Using Fuzzy Matching to Merge Queries and Find Data Similarity in Power BI

You are currently viewing Using Fuzzy Matching to Merge Queries and Find Data Similarity in Power BI

Fuzzy Matching is the technique of finding strings that match a pattern approximately (rather than exactly) and allows to create links between data sets that may be less than 100% perfect. Power BI also provides you with the option to tune the matching algorithm.  

In this blog post, we will see how this feature in Power BI allows you to merge queries. For this we have two tables, one containing the clean data and other contains the unclean data. This blog post describes the default fuzzy matching. Fuzzy merge comes in with other (mentioned at the end) which can be tuned.

Fuzzy matching has various applications such as spelling correction, data similarity checking and data cleaning.

For this blog post we have two tables, one containing the clean data and the other containing the unclean data. Let’s have a look at this first. 

1.Click on the Cities_CleanData in the queries pane.

This table contains a single column with two values: Sydney and Melbourne. These are the target values.

Now let’s see the un-clean data.   

2.Click on the Cities_UncleanData in the queries pane.

This table contains a City column containing many incorrect variations for the two cities. Each variation is assigned an ID to track its matching result in the ID column.

To get started:

3.Click on Cities_CleanData. Click on Home Tab in the Ribbon Menu.

4.From the Combine section, click on Merge Queries.

A drop-down menu appears.

5.Click on Merge Queries as New.

A pop-up menu appears.

6. Select Cities-CleanData in the first drop-down menu and click on City Column.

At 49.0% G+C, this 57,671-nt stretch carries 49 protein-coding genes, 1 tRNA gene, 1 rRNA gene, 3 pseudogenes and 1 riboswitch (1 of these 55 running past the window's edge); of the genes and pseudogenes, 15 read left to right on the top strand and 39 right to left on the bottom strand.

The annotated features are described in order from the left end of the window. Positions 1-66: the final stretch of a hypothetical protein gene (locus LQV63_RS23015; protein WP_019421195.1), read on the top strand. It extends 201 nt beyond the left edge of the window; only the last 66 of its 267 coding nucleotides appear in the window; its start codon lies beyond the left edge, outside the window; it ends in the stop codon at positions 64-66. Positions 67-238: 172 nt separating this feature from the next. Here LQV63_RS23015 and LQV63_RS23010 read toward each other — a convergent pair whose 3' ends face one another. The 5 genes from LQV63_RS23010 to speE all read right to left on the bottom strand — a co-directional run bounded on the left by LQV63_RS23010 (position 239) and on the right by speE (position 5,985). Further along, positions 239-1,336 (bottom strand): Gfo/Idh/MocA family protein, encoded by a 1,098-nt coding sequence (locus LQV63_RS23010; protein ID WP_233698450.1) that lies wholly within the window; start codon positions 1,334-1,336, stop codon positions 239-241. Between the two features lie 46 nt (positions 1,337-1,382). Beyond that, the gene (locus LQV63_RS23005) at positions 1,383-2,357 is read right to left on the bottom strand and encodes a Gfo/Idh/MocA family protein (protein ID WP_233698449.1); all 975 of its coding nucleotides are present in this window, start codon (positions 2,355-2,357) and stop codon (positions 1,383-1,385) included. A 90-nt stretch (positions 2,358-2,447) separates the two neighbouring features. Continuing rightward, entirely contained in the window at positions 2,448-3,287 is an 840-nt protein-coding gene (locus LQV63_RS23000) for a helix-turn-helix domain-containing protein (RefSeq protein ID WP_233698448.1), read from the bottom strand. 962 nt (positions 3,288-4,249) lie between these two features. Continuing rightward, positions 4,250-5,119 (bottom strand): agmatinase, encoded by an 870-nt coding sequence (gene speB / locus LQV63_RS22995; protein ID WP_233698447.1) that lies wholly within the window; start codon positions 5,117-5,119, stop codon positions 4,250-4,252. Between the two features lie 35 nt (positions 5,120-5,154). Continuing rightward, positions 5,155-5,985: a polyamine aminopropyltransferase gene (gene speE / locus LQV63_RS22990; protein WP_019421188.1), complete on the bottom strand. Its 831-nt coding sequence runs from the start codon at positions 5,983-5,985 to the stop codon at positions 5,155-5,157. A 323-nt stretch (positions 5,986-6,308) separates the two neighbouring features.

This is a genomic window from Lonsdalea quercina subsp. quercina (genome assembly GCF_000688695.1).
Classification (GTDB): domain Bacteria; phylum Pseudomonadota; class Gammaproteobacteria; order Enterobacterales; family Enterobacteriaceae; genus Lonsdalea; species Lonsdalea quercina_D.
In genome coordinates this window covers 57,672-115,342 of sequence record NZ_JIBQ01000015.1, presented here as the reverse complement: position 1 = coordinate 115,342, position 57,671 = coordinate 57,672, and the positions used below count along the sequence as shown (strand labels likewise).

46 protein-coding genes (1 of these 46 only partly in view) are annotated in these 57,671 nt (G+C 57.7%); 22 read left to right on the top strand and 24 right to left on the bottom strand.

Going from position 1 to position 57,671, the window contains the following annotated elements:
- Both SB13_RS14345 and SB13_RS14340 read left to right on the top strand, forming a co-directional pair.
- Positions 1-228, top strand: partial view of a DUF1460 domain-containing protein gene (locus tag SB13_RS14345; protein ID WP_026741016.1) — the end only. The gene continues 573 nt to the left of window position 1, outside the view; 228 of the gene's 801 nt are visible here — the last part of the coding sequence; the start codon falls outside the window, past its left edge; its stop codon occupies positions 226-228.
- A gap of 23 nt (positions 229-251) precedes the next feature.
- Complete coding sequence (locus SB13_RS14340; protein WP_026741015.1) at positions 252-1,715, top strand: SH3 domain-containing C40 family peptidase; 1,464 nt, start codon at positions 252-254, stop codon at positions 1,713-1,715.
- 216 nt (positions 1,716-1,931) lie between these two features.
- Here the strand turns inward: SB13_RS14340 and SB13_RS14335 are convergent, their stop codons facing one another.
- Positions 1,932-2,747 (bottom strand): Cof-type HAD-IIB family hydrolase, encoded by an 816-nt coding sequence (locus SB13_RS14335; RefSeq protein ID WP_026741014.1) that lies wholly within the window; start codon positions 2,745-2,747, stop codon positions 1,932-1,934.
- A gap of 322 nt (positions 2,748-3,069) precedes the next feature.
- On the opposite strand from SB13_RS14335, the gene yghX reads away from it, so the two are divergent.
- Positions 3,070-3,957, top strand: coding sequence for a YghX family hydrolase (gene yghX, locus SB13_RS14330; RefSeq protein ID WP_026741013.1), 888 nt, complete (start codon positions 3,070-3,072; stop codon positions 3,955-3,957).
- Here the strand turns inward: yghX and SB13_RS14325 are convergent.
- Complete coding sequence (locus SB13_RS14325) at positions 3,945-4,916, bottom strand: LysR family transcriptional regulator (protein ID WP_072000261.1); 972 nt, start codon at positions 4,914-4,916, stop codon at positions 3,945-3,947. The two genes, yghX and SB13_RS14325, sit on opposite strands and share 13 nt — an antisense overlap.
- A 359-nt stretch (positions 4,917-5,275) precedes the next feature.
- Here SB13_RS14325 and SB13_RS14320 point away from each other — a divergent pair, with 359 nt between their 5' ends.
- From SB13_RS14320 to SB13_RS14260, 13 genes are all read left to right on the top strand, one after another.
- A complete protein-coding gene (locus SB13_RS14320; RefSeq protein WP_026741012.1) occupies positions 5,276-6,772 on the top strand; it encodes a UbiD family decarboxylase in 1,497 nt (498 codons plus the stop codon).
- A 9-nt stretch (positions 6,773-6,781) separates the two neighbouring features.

7. Select Cities-UncleanData in the second drop-down menu and click on City Column.

8. Select the check box to Use fuzzy matching to perform merge.

9. Click OK.

10. Click on the double headed arrow next to Cities_UncleanData. Click OK.

The ‘City’ column contains the clean data is matched with ‘Cities_UncleanData.City’. The values in Cities_UncleanData.ID determine the results of the matching algorithm. The similarity of match decreases as we move down the column.

Notice that only 10 rows have been returned by the algorithm using the default parameters.

Exploring Fuzzy Merge options in Power BI

Power BI allows you to work with different fuzzy merge options. These options allow you to set the criteria for the matching that the algorithm performs.  

Let us look at the options Power BI provides you to tune your matching algorithm.

Similarity Threshold

This option allows you to choose the Range of unclean data that can be considered as true match.

Ignore Case

This option is used for String Matching where case sensitivity is not required. Using this option sydney and SYDNEY will be considered as similar.

Match by combining Text Parts

Using this option, both the parts of the word are considered while algorithm looks for a match. Using this option, Sydney and Si dney will be considered similar.

Maximum number of Matches

This option allows you to limit the Number of Values that your algorithm returns. The value entered in this option returns results with the first result denoting the highest match and so on. If no value is entered the algorithm returns all rows in the same order.

Transformation Table

Transformation tables act as Mapping Tables for the algorithm when the dataset under consideration is highly dissimilar.

Conclusion:

Fuzzy merge is a technique to join data sets that are slightly similar. Microsoft Power BI allows you to join data sets without any single bit of coding. The powerful GUI of Power BI’s power pivot allows users to tune their matching criteria against different parameters such as similarity threshold, ignore case, match by combining parts, maximum number of matches and transformation table. In this blog post, the process of fuzzy matching is described in detail using ID columns. For further details on the tuning of parameters, stay tuned to our blog posts.

Leave a Reply